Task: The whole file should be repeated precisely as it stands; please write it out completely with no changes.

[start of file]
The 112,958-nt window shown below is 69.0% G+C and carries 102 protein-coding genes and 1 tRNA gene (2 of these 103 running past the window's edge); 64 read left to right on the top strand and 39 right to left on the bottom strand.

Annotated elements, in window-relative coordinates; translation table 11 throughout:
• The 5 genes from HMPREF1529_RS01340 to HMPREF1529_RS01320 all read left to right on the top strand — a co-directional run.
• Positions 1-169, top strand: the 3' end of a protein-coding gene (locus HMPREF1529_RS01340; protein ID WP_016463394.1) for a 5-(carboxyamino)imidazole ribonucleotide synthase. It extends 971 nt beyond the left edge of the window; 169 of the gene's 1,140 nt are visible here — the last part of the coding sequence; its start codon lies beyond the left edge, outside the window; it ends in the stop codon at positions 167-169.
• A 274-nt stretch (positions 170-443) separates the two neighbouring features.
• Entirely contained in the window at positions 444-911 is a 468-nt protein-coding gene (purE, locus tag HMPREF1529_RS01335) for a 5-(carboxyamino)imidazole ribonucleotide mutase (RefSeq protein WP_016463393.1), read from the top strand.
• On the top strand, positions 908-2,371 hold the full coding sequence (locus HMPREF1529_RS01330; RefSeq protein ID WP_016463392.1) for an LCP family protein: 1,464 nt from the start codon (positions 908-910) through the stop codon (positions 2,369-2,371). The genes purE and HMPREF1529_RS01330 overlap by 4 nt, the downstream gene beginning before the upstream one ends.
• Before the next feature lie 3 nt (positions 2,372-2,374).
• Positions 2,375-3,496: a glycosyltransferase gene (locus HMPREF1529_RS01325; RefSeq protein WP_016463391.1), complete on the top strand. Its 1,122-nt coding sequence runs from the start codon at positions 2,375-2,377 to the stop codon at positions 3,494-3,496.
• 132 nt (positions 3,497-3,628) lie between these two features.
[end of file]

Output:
The 112,958-nt window shown below is 69.0% G+C and carries 102 protein-coding genes and 1 tRNA gene (2 of these 103 running past the window's edge); 64 read left to right on the top strand and 39 right to left on the bottom strand.

Annotated elements, in window-relative coordinates; translation table 11 throughout:
• The 5 genes from HMPREF1529_RS01340 to HMPREF1529_RS01320 all read left to right on the top strand — a co-directional run.
• Positions 1-169, top strand: the 3' end of a protein-coding gene (locus HMPREF1529_RS01340; protein ID WP_016463394.1) for a 5-(carboxyamino)imidazole ribonucleotide synthase. It extends 971 nt beyond the left edge of the window; 169 of the gene's 1,140 nt are visible here — the last part of the coding sequence; its start codon lies beyond the left edge, outside the window; it ends in the stop codon at positions 167-169.
• A 274-nt stretch (positions 170-443) separates the two neighbouring features.
• Entirely contained in the window at positions 444-911 is a 468-nt protein-coding gene (purE, locus tag HMPREF1529_RS01335) for a 5-(carboxyamino)imidazole ribonucleotide mutase (RefSeq protein WP_016463393.1), read from the top strand.
• On the top strand, positions 908-2,371 hold the full coding sequence (locus HMPREF1529_RS01330; RefSeq protein ID WP_016463392.1) for an LCP family protein: 1,464 nt from the start codon (positions 908-910) through the stop codon (positions 2,369-2,371). The genes purE and HMPREF1529_RS01330 overlap by 4 nt, the downstream gene beginning before the upstream one ends.
• Before the next feature lie 3 nt (positions 2,372-2,374).
• Positions 2,375-3,496: a glycosyltransferase gene (locus HMPREF1529_RS01325; RefSeq protein WP_016463391.1), complete on the top strand. Its 1,122-nt coding sequence runs from the start codon at positions 2,375-2,377 to the stop codon at positions 3,494-3,496.
• 132 nt (positions 3,497-3,628) lie between these two features.